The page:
Why the best thing about Wii U is not the thing you've been getting excited about for the last year

“Ooh, Nintendo is making a new machine! It runs in HD and it has proper, hardcore games, and a really pretty Zelda tech demo! Yay, Nintendo is coming back to us! How powerful is it? Is it better than a PS3? Will it make Mario Kart look as shiny as Forza? Will we be able to veritably taste the icing on Peach’s photorealistic innuendo-cake?”

Those are the kind of things we’ve been asking for the last year. But we’ve been getting excited about the wrong thing. Because having gone hands-on with a lot of Wii U games recently, I can tell you that there’s something much, much better about it. And it comes by way of something you’ve probably already discounted as crap.

Above: Sorry Batman. For once Animal Crossing is just cooler than you

It became increasingly apparent as I worked my way through the not-insignificant playable quota of Nintendo’s E3 line-up the other day. The big, shiny, obvious AAA stuff just was not where the real excitement was coming from. ZombieU? Fun, but I’m not convinced that any of the survival skill stuff attached to the GamePad screen is anything I haven’t done before in conventionally presented first-person adventures.

Arkham City? Currently looks a bit ropey, and the tacked-on touch-screen interface bits actually add clumsy and unnecessary extra inputs to what was once a beautifully fluid and empowering game. Platinum’s Project P-100? Loved it rather a lot, but it did come across a little like a simplified XBLA mash-up of Bayonetta, Pikmin and Viewtiful Joe. And again, the GamePad did little I couldn’t have done if it were an actual XBLA game, bar one clever but clumsily presented dual-perspective puzzle.

“Hmmm”, I thought. “Hmmmmm indeed”. Verily my brain did buzz with the maudlin hmmmmming of a thousand alcoholic bees, as the realisation hit that not only did the best seem over, but the best did not in fact, seem to have actually been all that good in the first place, thank you very much. 

Above: Killing zombies in the head is always fun. Always has been. But that's the problem. Nothing new here 

But then suddenly my day, in fact my entire opinion of the Wii U, was turned around by a most unlikely of trios. Namely a twee-looking minigame based on a franchise I have less time for than herpes, another minigame that I had previously written off as “essentially Pac-Man”, and a long-maligned French also-ran mascot who for over a decade could most charitably be described using the phrase “at least he’s not Bubsy”.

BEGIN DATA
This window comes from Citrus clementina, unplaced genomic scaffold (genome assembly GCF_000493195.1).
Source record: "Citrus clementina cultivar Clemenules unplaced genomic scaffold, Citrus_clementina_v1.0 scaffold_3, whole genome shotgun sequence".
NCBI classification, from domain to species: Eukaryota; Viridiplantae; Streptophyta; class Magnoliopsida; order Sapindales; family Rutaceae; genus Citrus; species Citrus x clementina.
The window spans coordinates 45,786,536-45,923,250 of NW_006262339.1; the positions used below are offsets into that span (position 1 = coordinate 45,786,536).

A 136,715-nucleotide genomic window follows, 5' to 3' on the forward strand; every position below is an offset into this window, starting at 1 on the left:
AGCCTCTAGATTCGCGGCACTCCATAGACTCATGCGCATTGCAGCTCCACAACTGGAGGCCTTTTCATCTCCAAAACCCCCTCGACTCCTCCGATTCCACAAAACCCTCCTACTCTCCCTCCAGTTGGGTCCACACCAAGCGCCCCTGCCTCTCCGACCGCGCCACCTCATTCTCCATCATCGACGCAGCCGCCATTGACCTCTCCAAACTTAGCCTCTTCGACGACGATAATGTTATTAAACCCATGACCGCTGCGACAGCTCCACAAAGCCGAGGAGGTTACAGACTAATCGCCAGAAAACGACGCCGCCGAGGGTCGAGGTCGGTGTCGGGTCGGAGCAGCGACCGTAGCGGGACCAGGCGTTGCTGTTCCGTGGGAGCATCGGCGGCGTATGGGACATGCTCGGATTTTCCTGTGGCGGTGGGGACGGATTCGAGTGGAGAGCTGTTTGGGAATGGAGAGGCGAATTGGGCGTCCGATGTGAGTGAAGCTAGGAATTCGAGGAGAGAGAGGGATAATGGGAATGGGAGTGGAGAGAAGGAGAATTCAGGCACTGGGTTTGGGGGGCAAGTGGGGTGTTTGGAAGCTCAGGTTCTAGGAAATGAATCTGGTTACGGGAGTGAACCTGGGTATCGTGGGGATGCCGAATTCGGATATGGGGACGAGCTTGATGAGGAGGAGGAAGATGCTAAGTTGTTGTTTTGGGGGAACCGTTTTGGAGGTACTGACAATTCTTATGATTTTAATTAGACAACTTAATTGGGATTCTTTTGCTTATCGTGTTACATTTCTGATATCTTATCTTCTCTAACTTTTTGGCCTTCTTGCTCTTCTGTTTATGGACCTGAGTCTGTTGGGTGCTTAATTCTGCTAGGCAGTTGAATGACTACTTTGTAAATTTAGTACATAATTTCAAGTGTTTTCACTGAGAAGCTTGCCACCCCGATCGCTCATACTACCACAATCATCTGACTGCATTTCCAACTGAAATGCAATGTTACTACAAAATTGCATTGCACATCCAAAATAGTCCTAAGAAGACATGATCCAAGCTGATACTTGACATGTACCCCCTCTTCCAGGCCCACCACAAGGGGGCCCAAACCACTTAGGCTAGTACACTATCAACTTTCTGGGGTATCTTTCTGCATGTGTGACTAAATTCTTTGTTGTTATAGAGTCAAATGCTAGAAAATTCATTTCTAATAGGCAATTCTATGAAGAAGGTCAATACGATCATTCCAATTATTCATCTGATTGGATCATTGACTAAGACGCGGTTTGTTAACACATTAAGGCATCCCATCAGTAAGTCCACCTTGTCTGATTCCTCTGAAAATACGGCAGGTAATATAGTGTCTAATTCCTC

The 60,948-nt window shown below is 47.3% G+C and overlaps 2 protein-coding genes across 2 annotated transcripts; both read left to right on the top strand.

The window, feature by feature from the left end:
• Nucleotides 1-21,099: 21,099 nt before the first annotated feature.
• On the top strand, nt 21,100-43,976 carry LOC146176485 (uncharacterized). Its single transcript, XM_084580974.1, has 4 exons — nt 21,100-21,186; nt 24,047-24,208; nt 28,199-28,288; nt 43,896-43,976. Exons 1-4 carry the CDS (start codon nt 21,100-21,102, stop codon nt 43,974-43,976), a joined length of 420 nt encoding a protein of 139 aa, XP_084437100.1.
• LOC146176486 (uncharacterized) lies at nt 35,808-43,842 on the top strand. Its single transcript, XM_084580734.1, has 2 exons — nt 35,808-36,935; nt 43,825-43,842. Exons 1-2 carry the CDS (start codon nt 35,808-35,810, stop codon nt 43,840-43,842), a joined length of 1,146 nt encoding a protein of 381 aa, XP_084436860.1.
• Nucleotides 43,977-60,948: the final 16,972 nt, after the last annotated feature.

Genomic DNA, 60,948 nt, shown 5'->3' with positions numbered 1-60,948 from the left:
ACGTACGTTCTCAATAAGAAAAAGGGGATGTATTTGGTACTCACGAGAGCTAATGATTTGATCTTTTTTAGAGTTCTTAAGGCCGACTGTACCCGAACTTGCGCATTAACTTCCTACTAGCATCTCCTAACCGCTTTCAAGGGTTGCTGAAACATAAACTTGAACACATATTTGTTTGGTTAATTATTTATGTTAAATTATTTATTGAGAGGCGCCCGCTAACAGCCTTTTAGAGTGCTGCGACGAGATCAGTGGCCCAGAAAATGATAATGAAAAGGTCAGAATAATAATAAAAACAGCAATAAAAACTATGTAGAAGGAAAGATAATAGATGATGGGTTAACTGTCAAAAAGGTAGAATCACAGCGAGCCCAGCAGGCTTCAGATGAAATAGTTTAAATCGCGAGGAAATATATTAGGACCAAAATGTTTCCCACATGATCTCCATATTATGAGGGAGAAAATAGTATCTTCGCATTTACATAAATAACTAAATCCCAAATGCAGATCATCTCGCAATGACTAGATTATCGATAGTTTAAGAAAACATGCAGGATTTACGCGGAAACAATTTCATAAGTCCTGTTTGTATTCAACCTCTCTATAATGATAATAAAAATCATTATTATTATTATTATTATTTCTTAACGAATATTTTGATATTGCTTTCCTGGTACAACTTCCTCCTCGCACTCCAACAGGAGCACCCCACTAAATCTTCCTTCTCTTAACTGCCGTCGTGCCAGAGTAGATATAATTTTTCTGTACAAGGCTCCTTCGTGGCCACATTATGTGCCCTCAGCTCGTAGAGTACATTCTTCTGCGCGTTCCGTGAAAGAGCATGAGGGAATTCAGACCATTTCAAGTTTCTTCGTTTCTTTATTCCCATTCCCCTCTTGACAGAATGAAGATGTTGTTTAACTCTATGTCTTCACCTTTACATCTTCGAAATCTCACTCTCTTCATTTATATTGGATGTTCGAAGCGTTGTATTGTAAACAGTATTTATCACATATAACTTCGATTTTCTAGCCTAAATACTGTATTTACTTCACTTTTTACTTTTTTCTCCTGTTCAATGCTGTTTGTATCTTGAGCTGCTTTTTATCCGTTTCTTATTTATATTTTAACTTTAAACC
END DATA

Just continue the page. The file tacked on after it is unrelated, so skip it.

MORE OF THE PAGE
Because the real, brilliant, exciting, absolute tip-top best bit, and the thing that now has me really excited about the Wii U, is not its potential for proper, PS3 and 360 equaling epics (although being a long-standing, long-suffering Nintendo fan who can remember when Ninty machines were traditionally beasts in the horse-power department, they’re very welcome). No, you see the thing is – and this is actually something else that appeals to my long-standing Nintendo fan status -  the Wii U gave me more clever, fresh, invigorating local multiplayer fun in one afternoon than the other HD machines of this generation have given me in five years.

Above: Oh Bomberman. At least you've never left me. But seriously, what happened to offline multiplayer this generation? 

Remember when multiplayer happened in your house rather than on a server? Remember when developing a formidable set of racing skills was as much about knowing when to punch your mate in the arm as it was perfecting your apexes? Remember when your communication with other players wasn’t through a headset as you talked about the game, but was an unspoken communication that you made through the game itself? The Wii U does. And at its best its games provide that stuff in swathes.

That trio of games I mentioned above? Nintendo Land’s Animal Crossing and Luigi’s Mansion-themed offerings, and Rayman Legends. And don't think it's just the novelty that these games even actually offer local multiplayer that excites me. No, it’s that they offer what feels like the next-generation of what friend-based couch play would have evolved into had this generation of consoles not squandered the medium almost entirely. This stuff might look simple, but it’s amazing how satisfying its hidden depths turn out to be when you really pay attention.


Nintendo Wii U


  • Fruitbat - June 21, 2012 12:26 p.m.

    Off the top of my head, I have at least 10 multiplayer-centric games on my PS3, including classics like Worms and Bomberman, but also new franchises like Battle Tanks and Castle Crashers. The local multiplayer hasn't gone away, but it's mostly to be found in the download market rather than part of a bigger title, which has its good and bad points. Still, I see a lot of potential in the Wii U for multiplayer, and it's nice to see it being exploited already. Definitely a point in its favour for me.